Graeme Leach, formerly the chief economist at the Institute of Directors, has done us a great service with his expositions on ‘Thoughts on a biblical economic worldview or Godonomics.’
Graeme is clear. The free market economy is ordained by God for our economic prosperity.
This is a point of view of some importance and which is rarely given the ‘airtime’ it deserves. One consequence of this is what one can only call an extreme laziness in economic pronouncements from denominational leaders. It is worth reflecting further on the debate.
– The essence of the argument is built around the creation narratives in Genesis 1 and 2. Creation principles are foundational for understanding much of God’s purposes for the world. The idea is that in these creation mandates God ordains principles applicable for all people for all time.
– In these chapters we find the mandate to work, to create, to combine raw materials.
– From Genesis 4 we see the principles of specialisation and the development of commerce.
– These concepts are built upon in Exodus with the production of goods, development of artisan skills and indeed the principle of human capital and education.
As a consequence of all of this, it is very difficult to conclude anything other than that God has ordained and provided the market economy to enable humanity to prosper, to trade, to develop skills, to manufacture and so on. What is more we see that God has endowed the human person with creative skill and ingenuity; since God is creative (in the creation itself par excellence), and humanity is created in the image of God, then humanity itself is creative from which flows the idea that innovation, enterprise and entrepreneurship are also essential elements of the divine economy.
The importance of this starting point cannot be underestimated. Of course, as we will see shortly, it is not the end of the story, the last word, but it is the first word. In other words if we approach the challenges and complexities, the problems and the distortions of the market from the point of view that the market is the basic divine building block then our conclusions might look very different than if we assume that the market itself is the problem, rather than the behaviours of the actors within the economy.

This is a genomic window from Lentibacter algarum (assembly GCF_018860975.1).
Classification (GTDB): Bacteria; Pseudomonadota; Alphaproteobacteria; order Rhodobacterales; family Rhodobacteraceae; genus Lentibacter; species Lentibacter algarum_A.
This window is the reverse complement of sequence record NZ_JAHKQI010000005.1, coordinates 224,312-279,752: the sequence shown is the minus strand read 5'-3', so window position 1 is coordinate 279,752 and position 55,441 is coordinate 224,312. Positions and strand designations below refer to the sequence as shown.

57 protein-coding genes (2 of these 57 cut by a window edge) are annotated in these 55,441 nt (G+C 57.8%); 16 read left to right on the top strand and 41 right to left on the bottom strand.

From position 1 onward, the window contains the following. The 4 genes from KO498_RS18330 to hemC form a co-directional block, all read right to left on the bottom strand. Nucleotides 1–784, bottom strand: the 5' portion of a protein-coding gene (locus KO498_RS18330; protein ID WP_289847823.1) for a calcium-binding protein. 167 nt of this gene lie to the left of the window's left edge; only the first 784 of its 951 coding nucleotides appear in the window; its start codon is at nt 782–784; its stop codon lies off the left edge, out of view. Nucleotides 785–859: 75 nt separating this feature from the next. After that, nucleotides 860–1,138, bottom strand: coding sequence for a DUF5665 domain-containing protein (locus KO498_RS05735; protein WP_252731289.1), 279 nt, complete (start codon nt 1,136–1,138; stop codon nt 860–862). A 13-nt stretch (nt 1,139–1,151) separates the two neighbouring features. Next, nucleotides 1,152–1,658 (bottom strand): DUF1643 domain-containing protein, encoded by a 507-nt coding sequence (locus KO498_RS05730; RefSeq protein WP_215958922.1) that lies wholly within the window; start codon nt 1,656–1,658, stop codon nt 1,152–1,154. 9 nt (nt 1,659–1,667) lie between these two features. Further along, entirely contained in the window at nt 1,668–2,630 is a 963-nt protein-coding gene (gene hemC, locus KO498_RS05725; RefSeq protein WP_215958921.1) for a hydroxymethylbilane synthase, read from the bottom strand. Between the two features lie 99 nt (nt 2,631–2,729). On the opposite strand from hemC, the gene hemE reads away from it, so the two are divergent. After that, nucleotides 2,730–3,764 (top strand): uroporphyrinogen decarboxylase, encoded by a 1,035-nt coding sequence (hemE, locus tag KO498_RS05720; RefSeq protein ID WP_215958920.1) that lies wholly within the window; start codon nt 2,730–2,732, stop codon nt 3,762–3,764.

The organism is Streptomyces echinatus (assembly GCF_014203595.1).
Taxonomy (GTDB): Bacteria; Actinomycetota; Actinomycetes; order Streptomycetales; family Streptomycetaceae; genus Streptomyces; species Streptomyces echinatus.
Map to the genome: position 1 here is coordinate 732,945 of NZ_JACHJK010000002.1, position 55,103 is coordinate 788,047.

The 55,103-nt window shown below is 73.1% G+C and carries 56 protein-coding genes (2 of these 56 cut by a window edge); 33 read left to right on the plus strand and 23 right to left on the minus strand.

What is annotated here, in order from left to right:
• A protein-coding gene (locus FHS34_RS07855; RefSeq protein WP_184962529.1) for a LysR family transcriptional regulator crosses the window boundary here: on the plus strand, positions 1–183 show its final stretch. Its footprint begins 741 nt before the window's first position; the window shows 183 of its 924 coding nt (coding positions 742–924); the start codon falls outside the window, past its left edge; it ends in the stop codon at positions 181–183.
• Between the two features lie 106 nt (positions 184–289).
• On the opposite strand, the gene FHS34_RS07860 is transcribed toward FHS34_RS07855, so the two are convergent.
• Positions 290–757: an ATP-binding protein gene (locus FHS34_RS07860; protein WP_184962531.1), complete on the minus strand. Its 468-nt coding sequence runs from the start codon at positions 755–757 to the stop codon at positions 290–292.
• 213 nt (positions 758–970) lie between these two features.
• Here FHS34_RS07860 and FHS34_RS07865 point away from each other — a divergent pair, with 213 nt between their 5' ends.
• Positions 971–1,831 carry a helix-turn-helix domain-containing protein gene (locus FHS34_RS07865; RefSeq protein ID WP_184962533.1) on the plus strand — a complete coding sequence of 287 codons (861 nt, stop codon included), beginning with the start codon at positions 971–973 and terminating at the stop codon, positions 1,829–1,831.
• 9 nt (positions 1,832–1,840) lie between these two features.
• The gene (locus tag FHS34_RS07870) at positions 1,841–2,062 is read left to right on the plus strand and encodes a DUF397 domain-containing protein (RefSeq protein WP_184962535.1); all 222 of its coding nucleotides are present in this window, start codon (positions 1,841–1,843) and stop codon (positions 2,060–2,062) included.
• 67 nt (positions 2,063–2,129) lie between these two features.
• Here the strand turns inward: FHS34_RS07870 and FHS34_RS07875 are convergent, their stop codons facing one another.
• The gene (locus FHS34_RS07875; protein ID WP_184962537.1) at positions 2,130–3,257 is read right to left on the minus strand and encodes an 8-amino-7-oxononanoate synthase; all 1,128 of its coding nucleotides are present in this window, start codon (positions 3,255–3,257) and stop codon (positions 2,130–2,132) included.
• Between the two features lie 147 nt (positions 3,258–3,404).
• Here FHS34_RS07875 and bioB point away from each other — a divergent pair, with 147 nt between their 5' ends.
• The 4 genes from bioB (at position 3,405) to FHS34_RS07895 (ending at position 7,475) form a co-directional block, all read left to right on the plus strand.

Indeed, that is the basis of Graeme’s warning of the dangers of an elevated view of the role of the state. The problem of sin and the fall means that the divine purposes are distorted, perverted though the sinful behaviour of fallen humanity. The point is that biblical Christians should surely be looking for solutions to the problems from within the divine economy rather than external to that which God has provided. Christians will, of course, debate the precise role and boundaries of the actions of the state but in relation to welfare provision and the solution to economic problems, we need to be aware of a number of dangers.
– There is a danger that voluntary welfare provision is squeezed out. Historically, the Christian church has been the main provider of health, welfare and education services. Clearly the need for scale and universality will require a positive role for state provision (indeed, even Calvin’s Geneva had a degree of centralised welfare provision through the ‘hospital’). Voluntary welfare provision has a number of advantages, primarily that it is local and relational and hence encourages personal responsibility. Lower levels of taxation encourage philanthropic giving and local social welfare provisions.
– We should be equally wary of the role of the state in regulation. An economy in a fallen world will need some degree of regulation. Some acts will be illegal and these should warrant appropriate legal actions. The assumption, however, that the state is capable of regulating industry, price, wages, production simply goes against the idea of God’s provision through the market. And regulation inevitably leads to the exponential growth and reach of the state, always adding another carriage, another layer. This is not to say there is no need for any regulation; rather a warning about assumptions and presumptions.
– Our economic policies should be shaped by the encouragement of enterprise and entrepreneurship. Indeed, this is part of the appropriate response to the point about regulation. Why not encourage freedom, liberty, competition, enterprise zones, new businesses, self-employment? Why not relax some of the excess of planning policies and constraints? Why not reform and indeed lower levels of taxation? None of this is incompatible with appropriate protections for people, the environment and the welfare of society.
Christians will, of course, debate economic and social matters, and rightly so. Not all will come to the same conclusions. The market economy, though, is good news, part of God’s provision for the world to grow and to prosper. We would do well to honour that provision.
Dr Richard Turnbull is the Director of the Centre for Enterprise, Markets & Ethics (CEME). For more information about Richard please click here.